Fourteen-year-old Andrew Joseph III was killed Feb. 7, 2014, as he tried to cross Interstate 4 in Tampa on foot just west of U.S. 301. He had been kicked out of the Florida State Fair for alleged disorderly conduct.
He was among the more than 100 young people ejected that night after a stampede of teenagers had rushed through the fair midway, according to Hillsborough County deputies.
His father, Andrew Joseph II, has spoken out about the incident since his son’s death. He contends the Hillsborough County Sheriff’s Office and the fair authority were responsible for his son, whom he says was wrongfully arrested and thrown out of the fair. He’s outraged the sheriff’s office didn’t call parents of those black teenagers for a ride home, but instead left them to fend for themselves.
Joseph, a Riverview resident, has been a constant presence at media events for the past few months as attention has focused on local law enforcement and the black community. A Tampa Bay Times report about the Tampa Police Department disproportional arrests of blacks for bicycle infractions, has helped fuel that attention.
Joseph said he’s grown weary of failing to gain the attention of those who might hold the sheriff’s office accountable. However, he finally may have found a champion for his cause: U.S. Rep. Alan Grayson.
Grayson, an Orlando congressman and U.S. Senate candidate, said Monday he’s considering calling on the U.S. Justice Department to uncover investigate what happened to cause Andrew Joseph III’s death.
“There’s a racial element to this that needs to be thoroughly investigated, since the children who were arrested were black, and the officers who arrested them were white,” Grayson said.
He met with Joseph and other local activists including members of the Black Lives Matter movement at the Bricks, a bar and restaurant in Tampa’s Ybor City, before speaking later to the Hillsborough County Democratic Executive Committee.
“I’m going to be honest with you,” Grayson said, “the idea of taking a 14-year-old boy, dropping him off out of a car from where he was with no practical way to get back in touch with people, to get to any place of safety, seems like inappropriate conduct.”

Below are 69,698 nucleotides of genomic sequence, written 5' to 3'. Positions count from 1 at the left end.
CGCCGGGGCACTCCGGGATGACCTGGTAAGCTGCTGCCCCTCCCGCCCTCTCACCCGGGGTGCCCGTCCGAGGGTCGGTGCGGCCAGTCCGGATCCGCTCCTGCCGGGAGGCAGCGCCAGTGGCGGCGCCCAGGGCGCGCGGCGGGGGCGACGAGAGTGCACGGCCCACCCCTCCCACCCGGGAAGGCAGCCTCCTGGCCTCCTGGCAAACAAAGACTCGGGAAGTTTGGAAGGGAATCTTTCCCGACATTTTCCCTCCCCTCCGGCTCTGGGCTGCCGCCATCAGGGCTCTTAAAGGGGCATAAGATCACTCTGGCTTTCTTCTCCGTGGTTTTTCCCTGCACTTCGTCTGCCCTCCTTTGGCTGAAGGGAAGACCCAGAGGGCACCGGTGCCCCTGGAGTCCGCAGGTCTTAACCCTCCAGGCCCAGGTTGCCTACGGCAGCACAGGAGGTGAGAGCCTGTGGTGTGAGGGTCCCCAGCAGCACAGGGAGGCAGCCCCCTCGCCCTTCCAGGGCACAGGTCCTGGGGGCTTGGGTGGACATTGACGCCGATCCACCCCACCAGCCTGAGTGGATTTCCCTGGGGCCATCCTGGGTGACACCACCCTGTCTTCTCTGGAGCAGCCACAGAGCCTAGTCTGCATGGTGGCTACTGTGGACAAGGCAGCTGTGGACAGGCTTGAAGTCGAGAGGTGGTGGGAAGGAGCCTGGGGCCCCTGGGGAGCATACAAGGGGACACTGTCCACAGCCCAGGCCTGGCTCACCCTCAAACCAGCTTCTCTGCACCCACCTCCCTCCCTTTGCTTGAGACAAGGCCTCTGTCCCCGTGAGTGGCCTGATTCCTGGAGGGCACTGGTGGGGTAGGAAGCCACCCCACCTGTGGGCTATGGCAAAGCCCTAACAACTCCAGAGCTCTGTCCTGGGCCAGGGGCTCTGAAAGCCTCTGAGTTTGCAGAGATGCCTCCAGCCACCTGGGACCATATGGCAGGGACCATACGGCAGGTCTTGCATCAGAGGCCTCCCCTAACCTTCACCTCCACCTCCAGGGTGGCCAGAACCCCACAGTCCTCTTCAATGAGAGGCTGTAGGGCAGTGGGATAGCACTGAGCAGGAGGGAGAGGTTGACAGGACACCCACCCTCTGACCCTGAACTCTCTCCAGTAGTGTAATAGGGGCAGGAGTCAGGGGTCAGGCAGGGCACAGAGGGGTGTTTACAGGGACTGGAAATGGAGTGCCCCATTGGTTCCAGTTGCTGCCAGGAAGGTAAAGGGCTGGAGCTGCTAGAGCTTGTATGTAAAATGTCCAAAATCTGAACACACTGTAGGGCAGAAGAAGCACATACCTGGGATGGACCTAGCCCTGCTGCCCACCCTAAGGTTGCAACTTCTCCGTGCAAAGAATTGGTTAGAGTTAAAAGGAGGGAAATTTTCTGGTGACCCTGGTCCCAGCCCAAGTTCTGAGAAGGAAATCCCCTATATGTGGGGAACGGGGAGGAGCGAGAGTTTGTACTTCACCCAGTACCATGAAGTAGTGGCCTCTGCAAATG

Joseph said he has spoken with Hillsborough County Sheriff David Gee about the incident and Tamps’ U.S. Rep. Kathy Castor. “This is something that doesn’t go away,” Joseph said. “This could have been prevented with one call, and my child would be alive.”
Grayson also met with Bay area activists Donna Davis and Leila Abdelaziz about the way a police civilian review board is being created in Tampa. Mayor Bob Buckhorn has fomented controversy because he wants to select the majority of the board members. Some City Council members say they have the legal authority to select those board members.
“We are here trying to marshal in a genuinely civilian appointed review board that is not commandeered by the mayor,” said Davis, co-chairwoman of the Black Lives Matter chapter in Tampa.
Grayson said it’s important to hold law enforcement accountable, and that’s why county sheriff’s must run for office every four years. “We need a group of people who are independent, who are actually responsible and answerable to the community. So who have some kind of actual, independent authority,” he said. ” That’s the only way things like this actually work.”
A handful of Black Lives Matter activists protested outside the Tampa Palms Country Club nine days ago when Grayson’s top Democratic Senate opponent, Patrick Murphy, spoke before the Hillsborough County Democratic Executive Committee.